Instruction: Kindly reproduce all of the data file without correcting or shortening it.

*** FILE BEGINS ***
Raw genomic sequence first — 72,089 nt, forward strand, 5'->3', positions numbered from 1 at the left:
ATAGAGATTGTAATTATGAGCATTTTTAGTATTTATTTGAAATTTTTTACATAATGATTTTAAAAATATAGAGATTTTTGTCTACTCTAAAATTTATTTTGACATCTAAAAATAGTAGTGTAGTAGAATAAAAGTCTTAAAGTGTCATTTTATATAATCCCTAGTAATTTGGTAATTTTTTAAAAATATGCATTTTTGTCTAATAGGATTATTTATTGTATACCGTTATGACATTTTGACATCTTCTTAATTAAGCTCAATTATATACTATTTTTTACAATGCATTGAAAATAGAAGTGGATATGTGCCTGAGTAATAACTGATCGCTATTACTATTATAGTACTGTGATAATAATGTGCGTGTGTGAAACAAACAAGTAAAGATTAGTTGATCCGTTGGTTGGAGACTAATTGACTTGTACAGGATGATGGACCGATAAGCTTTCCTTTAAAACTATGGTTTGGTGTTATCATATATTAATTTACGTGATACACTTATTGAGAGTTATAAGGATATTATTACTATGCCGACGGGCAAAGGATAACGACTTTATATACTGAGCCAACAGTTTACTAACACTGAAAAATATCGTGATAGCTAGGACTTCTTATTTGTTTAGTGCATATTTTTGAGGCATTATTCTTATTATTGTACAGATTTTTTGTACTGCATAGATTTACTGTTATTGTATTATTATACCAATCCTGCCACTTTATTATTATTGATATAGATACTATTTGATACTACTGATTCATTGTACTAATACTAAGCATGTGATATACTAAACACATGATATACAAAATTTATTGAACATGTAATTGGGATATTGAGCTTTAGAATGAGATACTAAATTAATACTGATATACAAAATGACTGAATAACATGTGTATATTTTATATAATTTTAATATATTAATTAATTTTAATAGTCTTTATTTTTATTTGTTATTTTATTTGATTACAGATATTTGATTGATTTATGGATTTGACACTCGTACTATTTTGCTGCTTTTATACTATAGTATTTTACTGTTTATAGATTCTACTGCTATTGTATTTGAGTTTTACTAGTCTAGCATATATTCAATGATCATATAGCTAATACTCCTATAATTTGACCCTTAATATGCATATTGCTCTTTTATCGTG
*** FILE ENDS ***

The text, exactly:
Raw genomic sequence first — 72,089 nt, forward strand, 5'->3', positions numbered from 1 at the left:
ATAGAGATTGTAATTATGAGCATTTTTAGTATTTATTTGAAATTTTTTACATAATGATTTTAAAAATATAGAGATTTTTGTCTACTCTAAAATTTATTTTGACATCTAAAAATAGTAGTGTAGTAGAATAAAAGTCTTAAAGTGTCATTTTATATAATCCCTAGTAATTTGGTAATTTTTTAAAAATATGCATTTTTGTCTAATAGGATTATTTATTGTATACCGTTATGACATTTTGACATCTTCTTAATTAAGCTCAATTATATACTATTTTTTACAATGCATTGAAAATAGAAGTGGATATGTGCCTGAGTAATAACTGATCGCTATTACTATTATAGTACTGTGATAATAATGTGCGTGTGTGAAACAAACAAGTAAAGATTAGTTGATCCGTTGGTTGGAGACTAATTGACTTGTACAGGATGATGGACCGATAAGCTTTCCTTTAAAACTATGGTTTGGTGTTATCATATATTAATTTACGTGATACACTTATTGAGAGTTATAAGGATATTATTACTATGCCGACGGGCAAAGGATAACGACTTTATATACTGAGCCAACAGTTTACTAACACTGAAAAATATCGTGATAGCTAGGACTTCTTATTTGTTTAGTGCATATTTTTGAGGCATTATTCTTATTATTGTACAGATTTTTTGTACTGCATAGATTTACTGTTATTGTATTATTATACCAATCCTGCCACTTTATTATTATTGATATAGATACTATTTGATACTACTGATTCATTGTACTAATACTAAGCATGTGATATACTAAACACATGATATACAAAATTTATTGAACATGTAATTGGGATATTGAGCTTTAGAATGAGATACTAAATTAATACTGATATACAAAATGACTGAATAACATGTGTATATTTTATATAATTTTAATATATTAATTAATTTTAATAGTCTTTATTTTTATTTGTTATTTTATTTGATTACAGATATTTGATTGATTTATGGATTTGACACTCGTACTATTTTGCTGCTTTTATACTATAGTATTTTACTGTTTATAGATTCTACTGCTATTGTATTTGAGTTTTACTAGTCTAGCATATATTCAATGATCATATAGCTAATACTCCTATAATTTGACCCTTAATATGCATATTGCTCTTTTATCGTG